Free Burma,s Poltical Prisoners,NOW Greetings Card Campaign 2008 1 November to 31 January,

Greetings Card Campaign 2008
The annual Greetings Card Campaign brings people across the world in touch with each other in a simple way – sending a card with a friendly greeting or message of solidarity to someone who is in danger or unjustly imprisoned. These are prisoners of conscience, people under sentence of death, human rights defenders under threat because of their work, and others at risk.
The campaign, which runs from 1 November to 31 January, offers hope and encouragement to the people who receive our cards. It can also help bring about change – the impression their international mail makes on police, prison staff or political authorities can help keep them safe.

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Send a message of hope
Myanmar (Burma)
Min Ko Naing (PA W U TUN)
Peaceful protester imprisoned
Political dissident Min Ko Naing was arrested and imprisoned for a third time in August 2007 after leading an anti-government protest. A prominent leader of the pro-democracy uprising of 1988, Min Ko Naing previously spent 15 years in prison, many of them in solitary confinement, for peaceful opposition to the government. He could now face up to 20 years in prison.
Prominent activist Min Ko Naing was arrested on 21 August 2007, two days after leading a peaceful march in Yangon (Rangoon), Myanmar’s largest city, to protest increased fuel prices. Later that month large-scale anti-government demonstrations were to erupt across Myanmar, the largest protests against the military junta since 1988.
He was arrested with 12 other members of the ‘88 Generation Students group. This group was cofounded by Min Ko Naing in 2005 to renew the pro-democracy activities of those who took part in the 1988 protests.
A veteran campaigner, Min Ko Naing is one of the best-known political dissidents in Myanmar. As chair of the All Burma Federation of Student Unions he was at the forefront of the pro-democracy mass demonstrations that took place across Myanmar 20 years ago. These demonstrations were brutally suppressed by the military junta and an estimated 3,000 people were killed and thousands more imprisoned or ‘disappeared’. For his part in the demonstrations Min Ko Naing was imprisoned for 15 years and finally released in 2004.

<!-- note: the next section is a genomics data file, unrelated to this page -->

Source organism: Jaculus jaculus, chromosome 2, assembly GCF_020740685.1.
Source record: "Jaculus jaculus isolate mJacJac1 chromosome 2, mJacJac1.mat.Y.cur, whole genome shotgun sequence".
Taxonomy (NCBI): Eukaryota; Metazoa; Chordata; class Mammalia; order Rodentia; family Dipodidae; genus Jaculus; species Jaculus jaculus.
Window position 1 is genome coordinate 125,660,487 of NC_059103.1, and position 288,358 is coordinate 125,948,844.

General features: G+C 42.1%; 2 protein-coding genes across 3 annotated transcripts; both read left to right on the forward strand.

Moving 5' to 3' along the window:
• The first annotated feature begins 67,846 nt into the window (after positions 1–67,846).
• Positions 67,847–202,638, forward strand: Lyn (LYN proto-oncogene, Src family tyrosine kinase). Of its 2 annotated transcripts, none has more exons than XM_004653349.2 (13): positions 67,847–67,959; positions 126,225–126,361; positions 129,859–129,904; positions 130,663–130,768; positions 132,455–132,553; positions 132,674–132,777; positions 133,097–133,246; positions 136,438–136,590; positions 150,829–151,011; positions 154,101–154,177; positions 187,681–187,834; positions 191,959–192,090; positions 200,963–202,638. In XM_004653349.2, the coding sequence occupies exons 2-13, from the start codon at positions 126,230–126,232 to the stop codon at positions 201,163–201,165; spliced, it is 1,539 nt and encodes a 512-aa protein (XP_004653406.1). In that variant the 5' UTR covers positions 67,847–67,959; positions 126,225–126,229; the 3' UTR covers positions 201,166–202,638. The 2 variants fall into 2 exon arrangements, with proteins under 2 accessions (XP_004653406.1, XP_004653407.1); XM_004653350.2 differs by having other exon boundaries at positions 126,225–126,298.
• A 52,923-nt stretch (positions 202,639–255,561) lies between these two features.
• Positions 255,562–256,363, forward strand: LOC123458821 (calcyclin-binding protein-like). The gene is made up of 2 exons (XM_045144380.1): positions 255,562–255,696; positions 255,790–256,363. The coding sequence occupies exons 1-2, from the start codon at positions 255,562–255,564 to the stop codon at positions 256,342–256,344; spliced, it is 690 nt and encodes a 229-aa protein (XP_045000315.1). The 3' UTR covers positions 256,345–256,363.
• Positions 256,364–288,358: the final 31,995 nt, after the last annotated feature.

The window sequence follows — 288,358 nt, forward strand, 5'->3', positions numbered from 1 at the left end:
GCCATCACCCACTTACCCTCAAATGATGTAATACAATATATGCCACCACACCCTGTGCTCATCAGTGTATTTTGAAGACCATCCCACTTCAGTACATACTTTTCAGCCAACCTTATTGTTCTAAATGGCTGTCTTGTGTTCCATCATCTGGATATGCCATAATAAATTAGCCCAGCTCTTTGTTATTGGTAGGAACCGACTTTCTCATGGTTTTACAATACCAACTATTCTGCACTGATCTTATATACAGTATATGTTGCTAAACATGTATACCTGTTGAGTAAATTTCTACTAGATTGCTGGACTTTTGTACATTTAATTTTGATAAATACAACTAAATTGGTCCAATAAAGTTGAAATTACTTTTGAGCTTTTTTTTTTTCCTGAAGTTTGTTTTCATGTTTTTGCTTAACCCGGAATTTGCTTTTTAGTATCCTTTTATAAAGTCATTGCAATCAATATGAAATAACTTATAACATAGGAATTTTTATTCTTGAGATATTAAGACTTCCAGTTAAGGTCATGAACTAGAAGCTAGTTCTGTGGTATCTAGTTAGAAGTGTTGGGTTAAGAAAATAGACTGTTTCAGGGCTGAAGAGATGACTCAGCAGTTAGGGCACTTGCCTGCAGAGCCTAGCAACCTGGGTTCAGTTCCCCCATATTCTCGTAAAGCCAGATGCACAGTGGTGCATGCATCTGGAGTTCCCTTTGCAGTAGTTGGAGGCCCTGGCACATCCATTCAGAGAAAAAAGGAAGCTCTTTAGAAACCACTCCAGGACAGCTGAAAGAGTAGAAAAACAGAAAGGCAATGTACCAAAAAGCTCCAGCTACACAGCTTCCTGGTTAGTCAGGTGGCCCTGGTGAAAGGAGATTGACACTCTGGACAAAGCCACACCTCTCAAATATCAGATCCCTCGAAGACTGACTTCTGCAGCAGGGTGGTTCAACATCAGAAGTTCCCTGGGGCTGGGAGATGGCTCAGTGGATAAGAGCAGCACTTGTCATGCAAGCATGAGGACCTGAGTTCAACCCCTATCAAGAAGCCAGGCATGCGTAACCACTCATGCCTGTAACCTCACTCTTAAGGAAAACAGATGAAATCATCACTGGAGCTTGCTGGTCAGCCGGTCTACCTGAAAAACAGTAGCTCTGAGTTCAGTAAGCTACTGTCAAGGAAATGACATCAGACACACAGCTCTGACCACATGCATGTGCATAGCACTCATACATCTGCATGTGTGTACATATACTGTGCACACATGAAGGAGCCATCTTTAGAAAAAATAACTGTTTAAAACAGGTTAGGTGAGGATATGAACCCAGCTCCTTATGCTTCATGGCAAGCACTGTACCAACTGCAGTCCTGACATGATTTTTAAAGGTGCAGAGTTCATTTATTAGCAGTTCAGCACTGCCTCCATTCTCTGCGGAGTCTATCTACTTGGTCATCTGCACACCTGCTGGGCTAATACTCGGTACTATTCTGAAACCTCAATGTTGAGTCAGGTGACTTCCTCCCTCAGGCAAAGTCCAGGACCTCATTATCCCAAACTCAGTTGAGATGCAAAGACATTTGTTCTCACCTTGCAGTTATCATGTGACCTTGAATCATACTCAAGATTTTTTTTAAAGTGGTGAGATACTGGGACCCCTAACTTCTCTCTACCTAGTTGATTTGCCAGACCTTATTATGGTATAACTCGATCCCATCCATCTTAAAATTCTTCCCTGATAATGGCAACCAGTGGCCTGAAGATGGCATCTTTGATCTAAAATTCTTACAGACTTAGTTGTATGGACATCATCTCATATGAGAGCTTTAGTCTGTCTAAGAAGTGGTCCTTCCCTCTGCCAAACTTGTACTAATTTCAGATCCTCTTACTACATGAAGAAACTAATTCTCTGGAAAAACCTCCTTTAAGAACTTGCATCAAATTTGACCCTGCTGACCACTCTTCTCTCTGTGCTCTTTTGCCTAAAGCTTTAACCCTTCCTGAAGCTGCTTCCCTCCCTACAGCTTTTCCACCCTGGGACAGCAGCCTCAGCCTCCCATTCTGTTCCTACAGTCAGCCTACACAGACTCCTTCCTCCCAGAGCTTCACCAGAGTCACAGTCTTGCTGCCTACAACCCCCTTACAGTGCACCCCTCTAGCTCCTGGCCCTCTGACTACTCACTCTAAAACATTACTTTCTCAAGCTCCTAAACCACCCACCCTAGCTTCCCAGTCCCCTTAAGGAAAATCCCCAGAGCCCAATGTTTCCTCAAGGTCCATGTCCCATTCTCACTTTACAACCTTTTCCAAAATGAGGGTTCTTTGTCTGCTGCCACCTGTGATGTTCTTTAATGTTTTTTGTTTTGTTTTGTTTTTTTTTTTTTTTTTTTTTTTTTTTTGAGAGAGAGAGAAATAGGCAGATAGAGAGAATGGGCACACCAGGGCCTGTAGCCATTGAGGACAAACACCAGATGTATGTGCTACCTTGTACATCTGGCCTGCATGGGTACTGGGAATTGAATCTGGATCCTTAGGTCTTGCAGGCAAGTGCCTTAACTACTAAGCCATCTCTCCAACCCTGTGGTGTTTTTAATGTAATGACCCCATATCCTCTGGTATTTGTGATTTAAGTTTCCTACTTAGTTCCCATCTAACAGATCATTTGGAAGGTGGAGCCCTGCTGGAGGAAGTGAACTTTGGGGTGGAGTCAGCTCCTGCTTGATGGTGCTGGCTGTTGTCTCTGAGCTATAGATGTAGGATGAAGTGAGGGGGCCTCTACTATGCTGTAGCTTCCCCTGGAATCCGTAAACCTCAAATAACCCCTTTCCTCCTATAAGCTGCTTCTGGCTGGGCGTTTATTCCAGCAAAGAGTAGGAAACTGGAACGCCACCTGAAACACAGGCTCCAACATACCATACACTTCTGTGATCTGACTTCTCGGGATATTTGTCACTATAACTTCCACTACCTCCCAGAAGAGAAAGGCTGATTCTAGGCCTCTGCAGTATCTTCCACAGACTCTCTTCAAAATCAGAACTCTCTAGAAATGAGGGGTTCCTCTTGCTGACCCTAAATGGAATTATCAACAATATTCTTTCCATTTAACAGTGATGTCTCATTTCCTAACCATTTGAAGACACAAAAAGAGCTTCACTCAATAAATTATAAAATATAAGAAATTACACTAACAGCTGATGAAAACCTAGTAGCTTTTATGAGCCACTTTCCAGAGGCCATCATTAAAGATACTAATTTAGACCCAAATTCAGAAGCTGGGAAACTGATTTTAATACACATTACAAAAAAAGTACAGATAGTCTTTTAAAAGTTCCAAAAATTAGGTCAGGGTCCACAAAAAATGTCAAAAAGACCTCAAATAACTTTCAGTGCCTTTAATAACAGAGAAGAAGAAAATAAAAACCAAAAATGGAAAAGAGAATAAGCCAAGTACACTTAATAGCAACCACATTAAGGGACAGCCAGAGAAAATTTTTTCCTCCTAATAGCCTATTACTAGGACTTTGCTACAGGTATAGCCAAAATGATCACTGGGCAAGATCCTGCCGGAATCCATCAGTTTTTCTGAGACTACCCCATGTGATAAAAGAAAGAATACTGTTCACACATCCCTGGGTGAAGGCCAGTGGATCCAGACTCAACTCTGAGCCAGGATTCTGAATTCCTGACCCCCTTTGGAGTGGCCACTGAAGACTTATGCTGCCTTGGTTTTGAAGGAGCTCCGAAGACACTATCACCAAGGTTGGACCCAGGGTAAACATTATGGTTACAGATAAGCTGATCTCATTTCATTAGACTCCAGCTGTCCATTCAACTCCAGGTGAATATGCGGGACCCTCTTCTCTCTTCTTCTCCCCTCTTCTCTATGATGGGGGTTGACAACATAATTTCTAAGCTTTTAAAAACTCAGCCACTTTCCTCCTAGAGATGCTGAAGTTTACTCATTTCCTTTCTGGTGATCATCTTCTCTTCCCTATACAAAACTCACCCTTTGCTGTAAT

Since his arrest in 2007, Min Ko Naing has been detained in Yangon’s Insein prison.
The first hearing of his case took place on 28 August 2008, more than a year after his arrest. He appeared in court alongside 34 others, also detained in connection with the demonstrations. All face a range of politically-motivated charges under laws that include three pieces of security legislation routinely used to prohibit and punish peaceful criticism of the government.
Conditions in Insein prison are poor and Min Ko Naing has been held in solitary confinement for over 23 hours each day. He has been suffering from an eye infection, gout and high blood pressure for which he has received inadequate medical attention. In April 2008, a specialist finally treated Min Ko Naing’s eye infection, but only after after repeated delays. He told Min Ko Naing his eyesight has been affected by his many years in damp prisons.